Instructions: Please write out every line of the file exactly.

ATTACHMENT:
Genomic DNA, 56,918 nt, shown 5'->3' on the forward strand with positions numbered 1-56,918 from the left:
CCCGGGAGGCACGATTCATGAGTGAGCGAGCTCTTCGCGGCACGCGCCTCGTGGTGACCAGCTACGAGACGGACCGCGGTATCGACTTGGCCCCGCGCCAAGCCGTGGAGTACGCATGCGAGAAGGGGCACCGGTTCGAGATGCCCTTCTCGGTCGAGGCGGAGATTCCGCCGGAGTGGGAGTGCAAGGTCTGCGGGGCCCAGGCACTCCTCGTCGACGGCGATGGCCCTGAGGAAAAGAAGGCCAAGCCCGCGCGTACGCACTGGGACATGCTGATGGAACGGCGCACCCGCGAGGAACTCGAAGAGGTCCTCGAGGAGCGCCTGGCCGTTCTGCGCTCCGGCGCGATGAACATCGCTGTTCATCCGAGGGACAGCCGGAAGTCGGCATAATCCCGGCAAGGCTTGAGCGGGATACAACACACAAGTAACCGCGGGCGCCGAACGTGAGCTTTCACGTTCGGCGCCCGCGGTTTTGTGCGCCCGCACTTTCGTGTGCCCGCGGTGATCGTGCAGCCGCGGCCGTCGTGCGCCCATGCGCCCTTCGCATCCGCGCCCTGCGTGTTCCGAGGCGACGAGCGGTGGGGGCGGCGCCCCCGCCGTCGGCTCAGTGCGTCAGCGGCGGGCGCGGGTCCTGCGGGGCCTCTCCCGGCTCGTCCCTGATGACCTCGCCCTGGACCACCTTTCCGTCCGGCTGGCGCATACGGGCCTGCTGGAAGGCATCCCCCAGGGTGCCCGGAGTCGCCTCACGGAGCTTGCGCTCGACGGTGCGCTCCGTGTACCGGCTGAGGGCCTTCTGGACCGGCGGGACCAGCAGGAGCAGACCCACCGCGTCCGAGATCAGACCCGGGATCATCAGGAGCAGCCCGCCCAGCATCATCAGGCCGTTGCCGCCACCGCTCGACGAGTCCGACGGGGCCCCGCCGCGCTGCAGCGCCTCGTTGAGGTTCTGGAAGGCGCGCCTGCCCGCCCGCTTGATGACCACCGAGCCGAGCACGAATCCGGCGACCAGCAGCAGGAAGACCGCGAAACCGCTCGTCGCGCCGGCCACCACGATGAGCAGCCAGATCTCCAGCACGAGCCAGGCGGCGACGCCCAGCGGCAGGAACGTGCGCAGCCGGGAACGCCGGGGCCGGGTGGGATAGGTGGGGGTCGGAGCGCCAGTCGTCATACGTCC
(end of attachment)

Genomic DNA, 56,918 nt, shown 5'->3' on the forward strand with positions numbered 1-56,918 from the left:
CCCGGGAGGCACGATTCATGAGTGAGCGAGCTCTTCGCGGCACGCGCCTCGTGGTGACCAGCTACGAGACGGACCGCGGTATCGACTTGGCCCCGCGCCAAGCCGTGGAGTACGCATGCGAGAAGGGGCACCGGTTCGAGATGCCCTTCTCGGTCGAGGCGGAGATTCCGCCGGAGTGGGAGTGCAAGGTCTGCGGGGCCCAGGCACTCCTCGTCGACGGCGATGGCCCTGAGGAAAAGAAGGCCAAGCCCGCGCGTACGCACTGGGACATGCTGATGGAACGGCGCACCCGCGAGGAACTCGAAGAGGTCCTCGAGGAGCGCCTGGCCGTTCTGCGCTCCGGCGCGATGAACATCGCTGTTCATCCGAGGGACAGCCGGAAGTCGGCATAATCCCGGCAAGGCTTGAGCGGGATACAACACACAAGTAACCGCGGGCGCCGAACGTGAGCTTTCACGTTCGGCGCCCGCGGTTTTGTGCGCCCGCACTTTCGTGTGCCCGCGGTGATCGTGCAGCCGCGGCCGTCGTGCGCCCATGCGCCCTTCGCATCCGCGCCCTGCGTGTTCCGAGGCGACGAGCGGTGGGGGCGGCGCCCCCGCCGTCGGCTCAGTGCGTCAGCGGCGGGCGCGGGTCCTGCGGGGCCTCTCCCGGCTCGTCCCTGATGACCTCGCCCTGGACCACCTTTCCGTCCGGCTGGCGCATACGGGCCTGCTGGAAGGCATCCCCCAGGGTGCCCGGAGTCGCCTCACGGAGCTTGCGCTCGACGGTGCGCTCCGTGTACCGGCTGAGGGCCTTCTGGACCGGCGGGACCAGCAGGAGCAGACCCACCGCGTCCGAGATCAGACCCGGGATCATCAGGAGCAGCCCGCCCAGCATCATCAGGCCGTTGCCGCCACCGCTCGACGAGTCCGACGGGGCCCCGCCGCGCTGCAGCGCCTCGTTGAGGTTCTGGAAGGCGCGCCTGCCCGCCCGCTTGATGACCACCGAGCCGAGCACGAATCCGGCGACCAGCAGCAGGAAGACCGCGAAACCGCTCGTCGCGCCGGCCACCACGATGAGCAGCCAGATCTCCAGCACGAGCCAGGCGGCGACGCCCAGCGGCAGGAACGTGCGCAGCCGGGAACGCCGGGGCCGGGTGGGATAGGTGGGGGTCGGAGCGCCAGTCGTCATACGTCC